The decision earlier this week by three Botswanan opposition parties to boycott Malawi’s President, Bingu wa Mutharika’s three-day state visit on the grounds of Mutharika’s increasingly authoritarian tendencies at home undoubtedly caught him and, one would believe, his host, Ian Khama unawares.
Nehemiah Modubule of the opposition, Botswana Movement for Democracy argued:
“Mutharika is an autocrat who recently called upon the youth of his political party, the Democratic Progressive Party, to assault members of the opposition who criticize him… My appearance on the same podium with him would amount to complicity in the harassment of opposition activists in Malawi.”
Mutharika has recently come under heavy criticism from local NGOs, civil society and some influential donor countries including Germany and the United States for his intolerance to criticism, disrespect to human rights and implementation of restrictive media laws.
Despite calls for his administration to behave democratically, Mutharika has been unrepentant. He is a proud man and he will wear a brave face on his way back home, but make no mistake; he has learned a lesson. The region – if not the world – is closely following events in Malawi. More importantly, people elsewhere are ready to stand up in solidarity alongside their Malawian counterparts in fighting for democratic freedom.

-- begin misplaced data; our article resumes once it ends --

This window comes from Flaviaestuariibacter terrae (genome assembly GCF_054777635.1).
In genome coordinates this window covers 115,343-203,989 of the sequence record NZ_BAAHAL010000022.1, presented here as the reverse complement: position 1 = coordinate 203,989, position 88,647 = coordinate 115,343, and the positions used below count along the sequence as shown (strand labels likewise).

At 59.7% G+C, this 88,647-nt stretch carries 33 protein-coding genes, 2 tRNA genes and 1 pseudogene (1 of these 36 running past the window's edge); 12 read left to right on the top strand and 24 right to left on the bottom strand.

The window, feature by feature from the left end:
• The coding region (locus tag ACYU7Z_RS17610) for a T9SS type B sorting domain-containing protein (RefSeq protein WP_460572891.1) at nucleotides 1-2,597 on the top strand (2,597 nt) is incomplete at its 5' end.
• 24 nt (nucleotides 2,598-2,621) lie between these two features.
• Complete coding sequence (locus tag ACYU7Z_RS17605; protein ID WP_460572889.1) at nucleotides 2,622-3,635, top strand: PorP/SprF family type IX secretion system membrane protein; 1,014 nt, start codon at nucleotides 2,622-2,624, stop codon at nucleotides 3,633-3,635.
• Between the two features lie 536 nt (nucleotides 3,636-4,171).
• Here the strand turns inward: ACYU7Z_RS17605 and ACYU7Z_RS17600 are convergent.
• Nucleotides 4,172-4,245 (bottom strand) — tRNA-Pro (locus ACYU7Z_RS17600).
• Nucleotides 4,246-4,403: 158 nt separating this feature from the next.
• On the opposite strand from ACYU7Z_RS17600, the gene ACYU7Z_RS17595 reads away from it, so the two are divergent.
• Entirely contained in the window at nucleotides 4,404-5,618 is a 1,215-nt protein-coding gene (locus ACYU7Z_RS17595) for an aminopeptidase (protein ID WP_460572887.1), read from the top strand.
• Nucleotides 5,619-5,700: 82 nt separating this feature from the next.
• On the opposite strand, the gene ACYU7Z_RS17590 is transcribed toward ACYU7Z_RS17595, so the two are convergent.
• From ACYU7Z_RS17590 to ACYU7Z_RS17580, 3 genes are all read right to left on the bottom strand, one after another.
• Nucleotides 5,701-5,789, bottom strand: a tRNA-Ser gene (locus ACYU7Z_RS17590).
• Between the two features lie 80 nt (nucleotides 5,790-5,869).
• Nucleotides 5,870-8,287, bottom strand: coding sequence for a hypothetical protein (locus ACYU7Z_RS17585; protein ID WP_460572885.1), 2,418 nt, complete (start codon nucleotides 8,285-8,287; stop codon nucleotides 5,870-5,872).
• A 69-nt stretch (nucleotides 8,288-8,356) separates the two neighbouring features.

What hurts even more is that the opposition in Botswana, whose president has a reputation for denouncing undemocratic regimes in Africa, never expected Khama’s government to invite Mutharika on the grounds that he is a dictator. As Dumelang Saleshando of the Botswana Congress Party expressed:
“We are disappointed that the Botswana government, which in some instances adopts a hard-line approach towards undemocratic regimes, has decided to honor Mutharika with a state visit whilst his country slides towards repression of human rights.”
The snub of Mutharika was always going to make headlines, yet this should not overshadow the maturity of Botswana’s democracy. There are few, if any countries in Africa whose oppositions are granted an audience with a visiting head of state. This is proper democracy and Botswana has set a benchmark that all African countries must aspire to achieve. By granting such responsibility to the opposition, Botswana sends a clear message that the opposition is a part of leadership. The snub is not only a verdict on Mutharika’s authoritarianism, it also questions President Khama’s decision making. Surely, Khama will think twice in extending future invitations.